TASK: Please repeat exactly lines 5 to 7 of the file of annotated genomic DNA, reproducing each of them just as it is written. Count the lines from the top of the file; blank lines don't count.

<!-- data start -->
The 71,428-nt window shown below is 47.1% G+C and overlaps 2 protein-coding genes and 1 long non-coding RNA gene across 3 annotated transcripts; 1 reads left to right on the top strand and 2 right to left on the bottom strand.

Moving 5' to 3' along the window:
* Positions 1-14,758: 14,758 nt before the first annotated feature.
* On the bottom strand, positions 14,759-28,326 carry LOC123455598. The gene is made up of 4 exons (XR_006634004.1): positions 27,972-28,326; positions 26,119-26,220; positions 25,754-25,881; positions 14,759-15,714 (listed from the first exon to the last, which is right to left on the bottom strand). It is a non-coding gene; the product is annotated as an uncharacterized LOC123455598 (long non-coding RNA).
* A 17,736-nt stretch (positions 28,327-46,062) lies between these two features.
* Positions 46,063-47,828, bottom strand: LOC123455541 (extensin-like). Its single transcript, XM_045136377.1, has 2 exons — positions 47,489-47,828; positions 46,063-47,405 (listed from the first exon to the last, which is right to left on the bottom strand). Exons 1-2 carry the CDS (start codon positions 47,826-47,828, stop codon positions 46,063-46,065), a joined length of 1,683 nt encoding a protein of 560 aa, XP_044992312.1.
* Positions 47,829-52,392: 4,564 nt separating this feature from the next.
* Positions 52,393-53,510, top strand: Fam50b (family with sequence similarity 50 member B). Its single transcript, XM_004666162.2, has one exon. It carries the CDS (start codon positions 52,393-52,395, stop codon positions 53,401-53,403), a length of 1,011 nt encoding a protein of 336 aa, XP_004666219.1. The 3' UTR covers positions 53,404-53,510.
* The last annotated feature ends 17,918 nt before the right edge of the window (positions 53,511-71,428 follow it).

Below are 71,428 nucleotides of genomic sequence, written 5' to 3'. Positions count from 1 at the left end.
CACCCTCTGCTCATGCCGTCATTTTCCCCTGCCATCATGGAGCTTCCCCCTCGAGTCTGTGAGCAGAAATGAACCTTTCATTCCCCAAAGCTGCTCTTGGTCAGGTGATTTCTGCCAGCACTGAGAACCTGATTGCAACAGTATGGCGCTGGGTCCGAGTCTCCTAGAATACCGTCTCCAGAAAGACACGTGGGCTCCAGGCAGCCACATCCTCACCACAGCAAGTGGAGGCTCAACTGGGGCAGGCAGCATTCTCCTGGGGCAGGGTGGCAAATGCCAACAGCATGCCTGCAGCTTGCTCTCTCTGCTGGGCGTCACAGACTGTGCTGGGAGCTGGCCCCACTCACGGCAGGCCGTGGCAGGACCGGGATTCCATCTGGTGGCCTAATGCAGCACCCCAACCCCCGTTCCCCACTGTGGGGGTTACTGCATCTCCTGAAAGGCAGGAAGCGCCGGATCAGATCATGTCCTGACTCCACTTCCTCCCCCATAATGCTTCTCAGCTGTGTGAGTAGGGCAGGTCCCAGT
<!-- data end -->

* A 17,736-nt stretch (positions 28,327-46,062) lies between these two features.
* Positions 46,063-47,828, bottom strand: LOC123455541 (extensin-like). Its single transcript, XM_045136377.1, has 2 exons — positions 47,489-47,828; positions 46,063-47,405 (listed from the first exon to the last, which is right to left on the bottom strand). Exons 1-2 carry the CDS (start codon positions 47,826-47,828, stop codon positions 46,063-46,065), a joined length of 1,683 nt encoding a protein of 560 aa, XP_044992312.1.
* Positions 47,829-52,392: 4,564 nt separating this feature from the next.